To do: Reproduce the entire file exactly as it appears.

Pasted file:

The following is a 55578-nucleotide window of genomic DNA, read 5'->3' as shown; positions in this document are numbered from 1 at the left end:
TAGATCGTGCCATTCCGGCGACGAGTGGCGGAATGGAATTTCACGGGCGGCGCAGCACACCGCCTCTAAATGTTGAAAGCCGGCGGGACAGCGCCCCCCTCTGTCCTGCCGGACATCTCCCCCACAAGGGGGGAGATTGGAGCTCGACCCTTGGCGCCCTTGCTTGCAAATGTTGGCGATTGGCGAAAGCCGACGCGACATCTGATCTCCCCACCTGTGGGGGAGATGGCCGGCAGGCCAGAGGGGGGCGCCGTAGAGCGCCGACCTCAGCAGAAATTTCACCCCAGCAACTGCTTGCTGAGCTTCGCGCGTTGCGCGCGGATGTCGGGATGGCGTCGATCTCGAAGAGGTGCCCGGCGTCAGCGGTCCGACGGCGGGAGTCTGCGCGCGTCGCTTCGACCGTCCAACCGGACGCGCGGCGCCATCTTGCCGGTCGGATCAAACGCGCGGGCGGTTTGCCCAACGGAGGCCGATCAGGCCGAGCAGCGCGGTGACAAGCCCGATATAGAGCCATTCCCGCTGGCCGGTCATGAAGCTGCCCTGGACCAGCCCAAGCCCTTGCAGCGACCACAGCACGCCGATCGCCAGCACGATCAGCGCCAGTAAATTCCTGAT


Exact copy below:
The following is a 55578-nucleotide window of genomic DNA, read 5'->3' as shown; positions in this document are numbered from 1 at the left end:
TAGATCGTGCCATTCCGGCGACGAGTGGCGGAATGGAATTTCACGGGCGGCGCAGCACACCGCCTCTAAATGTTGAAAGCCGGCGGGACAGCGCCCCCCTCTGTCCTGCCGGACATCTCCCCCACAAGGGGGGAGATTGGAGCTCGACCCTTGGCGCCCTTGCTTGCAAATGTTGGCGATTGGCGAAAGCCGACGCGACATCTGATCTCCCCACCTGTGGGGGAGATGGCCGGCAGGCCAGAGGGGGGCGCCGTAGAGCGCCGACCTCAGCAGAAATTTCACCCCAGCAACTGCTTGCTGAGCTTCGCGCGTTGCGCGCGGATGTCGGGATGGCGTCGATCTCGAAGAGGTGCCCGGCGTCAGCGGTCCGACGGCGGGAGTCTGCGCGCGTCGCTTCGACCGTCCAACCGGACGCGCGGCGCCATCTTGCCGGTCGGATCAAACGCGCGGGCGGTTTGCCCAACGGAGGCCGATCAGGCCGAGCAGCGCGGTGACAAGCCCGATATAGAGCCATTCCCGCTGGCCGGTCATGAAGCTGCCCTGGACCAGCCCAAGCCCTTGCAGCGACCACAGCACGCCGATCGCCAGCACGATCAGCGCCAGTAAATTCCTGAT